Roosevelt Montás is Senior Lecturer in American Studies and English at Columbia University. He holds an A.B. (1995), an M.A. (1996), and a Ph.D. (2004) in English and Comparative Literature from Columbia University. He was Director of the Center for the Core Curriculum at Columbia College from 2008 to 2018. Roosevelt specializes in Antebellum American literature and culture, with a particular interest in American citizenship. His dissertation, Rethinking America: Abolitionism and the Antebellum Transformation of the Discourse of National Identity, won Columbia University’s 2004 Bancroft Award. In 2000, he received the Presidential Award for Outstanding Teaching by a Graduate Student. Roosevelt teaches “Introduction to Contemporary Civilization in the West,” a year-long course on primary texts in moral and political thought, as well as seminars in American Studies including “Freedom and Citizenship in the United States.” He is also a seminar instructor for the Freedom and Citizenship program sponsored by the Center for American Studies and the Double Discovery Center. He speaks and writes on the history, meaning, and future of liberal education and is writing a book for Princeton University Press about his experiences as a student and teacher.
Roger Lehecka retired from a long career at Columbia University at the end of 2004. Among other positions he held at the University, he was Dean of Students for 19 years. He was a founder of Columbia's Upward Bound Program in 1965, an experience that taught him more about the ways access to college is not equally available to all talented youngsters. His three years with Upward Bound led to a career in higher education that always focused on expanding opportunity for those previously excluded from a college education. He remains involved at Columbia in a number of ways and has been teaching the Equity in Higher Education seminar with Prof. Delbanco annually since 2007. In his current work Mr. Lehecka helps low-income students from New York City, rural Pennsylvania, and central Florida get admitted to good colleges and find the financial aid to attend. He continues to advise them throughout college, wherever they enroll, to help them through the difficult times most students face. Mr. Lehecka attended New York City public schools before entering Columbia College. He has a Masters degree from the Harvard Graduate School of Education as well as an A.B. and M.Phil. from Columbia University.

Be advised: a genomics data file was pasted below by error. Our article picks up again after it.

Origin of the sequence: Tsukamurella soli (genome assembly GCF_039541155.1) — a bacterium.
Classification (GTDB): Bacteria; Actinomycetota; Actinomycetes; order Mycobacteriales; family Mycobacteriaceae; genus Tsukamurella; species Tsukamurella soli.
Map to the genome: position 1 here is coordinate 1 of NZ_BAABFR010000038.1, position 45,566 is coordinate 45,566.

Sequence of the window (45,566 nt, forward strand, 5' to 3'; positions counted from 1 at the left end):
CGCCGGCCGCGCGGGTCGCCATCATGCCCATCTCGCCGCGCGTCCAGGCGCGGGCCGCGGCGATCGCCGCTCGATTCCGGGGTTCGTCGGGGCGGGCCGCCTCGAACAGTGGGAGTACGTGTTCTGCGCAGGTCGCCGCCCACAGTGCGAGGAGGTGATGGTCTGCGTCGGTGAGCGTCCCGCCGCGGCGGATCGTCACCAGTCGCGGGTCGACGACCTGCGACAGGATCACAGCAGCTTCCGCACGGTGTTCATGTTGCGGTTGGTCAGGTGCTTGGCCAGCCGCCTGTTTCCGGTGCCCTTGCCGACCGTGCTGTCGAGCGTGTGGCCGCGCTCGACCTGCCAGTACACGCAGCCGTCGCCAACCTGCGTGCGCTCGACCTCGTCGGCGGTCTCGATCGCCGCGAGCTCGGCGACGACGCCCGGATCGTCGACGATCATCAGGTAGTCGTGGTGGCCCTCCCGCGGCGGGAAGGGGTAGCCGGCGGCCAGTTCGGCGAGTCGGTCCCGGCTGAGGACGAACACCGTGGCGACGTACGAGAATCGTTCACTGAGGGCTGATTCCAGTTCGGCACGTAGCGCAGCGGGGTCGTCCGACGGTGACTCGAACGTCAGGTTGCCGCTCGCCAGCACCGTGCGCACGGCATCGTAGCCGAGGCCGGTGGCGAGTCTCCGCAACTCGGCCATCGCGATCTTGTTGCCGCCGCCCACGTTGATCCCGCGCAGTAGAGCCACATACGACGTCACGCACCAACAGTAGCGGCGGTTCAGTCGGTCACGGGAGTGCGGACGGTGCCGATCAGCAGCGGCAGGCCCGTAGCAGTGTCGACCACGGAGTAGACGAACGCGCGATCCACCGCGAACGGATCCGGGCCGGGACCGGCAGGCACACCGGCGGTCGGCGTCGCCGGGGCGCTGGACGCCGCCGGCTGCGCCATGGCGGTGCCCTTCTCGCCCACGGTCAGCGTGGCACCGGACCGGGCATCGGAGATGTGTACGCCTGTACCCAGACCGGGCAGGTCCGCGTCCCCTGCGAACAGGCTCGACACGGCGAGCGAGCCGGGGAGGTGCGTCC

B.A., Columbia College, Physics (1961); Ph.D. Brandeis University, Biology (1966). Robert Pollack, Professor of Biological Sciences, joined the faculty of Columbia University in 1978. His laboratory research focused on the potential utility of stable reversion from the oncogenic phenotype. His teaching focuses on the application of knowledge of the natural world to problems that require decisions that cannot be based solely on such data-driven knowledge. He was a Postdoctoral fellow in the laboratory of Dr. Howard Green at NYU Medical Center from 1966-1969; a research scientist at the Weizmann Institute of Science in 1969-70; a senior scientist at Cold Spring Harbor Laboratory from 1970 to 1975; and an associate professor of microbiology at the State University of New York at Stony Brook from 1975 until he joined the faculty as a Professor in 1978. Until 1991 his NIH-supported laboratory research focused on elaboration of his discovery in 1968 that the clonal descendants of tumor cells include genetically stable revertant cells, capable of growing into normal populations in turn. Beginning in the late 1990s, after he had set aside lab work in order to write a series of books, he has been pleased to note that other laboratories have begun to apply his discovery to the development of novel forms of cancer chemotherapy. As a result, his early research continues to be referenced in current research articles. He received the Alexander Hamilton Medal from Columbia University, the Gershom Mendes Seixas Award from the Columbia/Barnard Hillel, and held a Guggenheim Fellowship. He presented the Schoff Lectures at Columbia in 1998, which led to his third book, The Faith of Biology and the Biology of Faith. He is the Director of the University Seminars and heads the Research Cluster on Science and Subjectivity in the Center for Science and Society.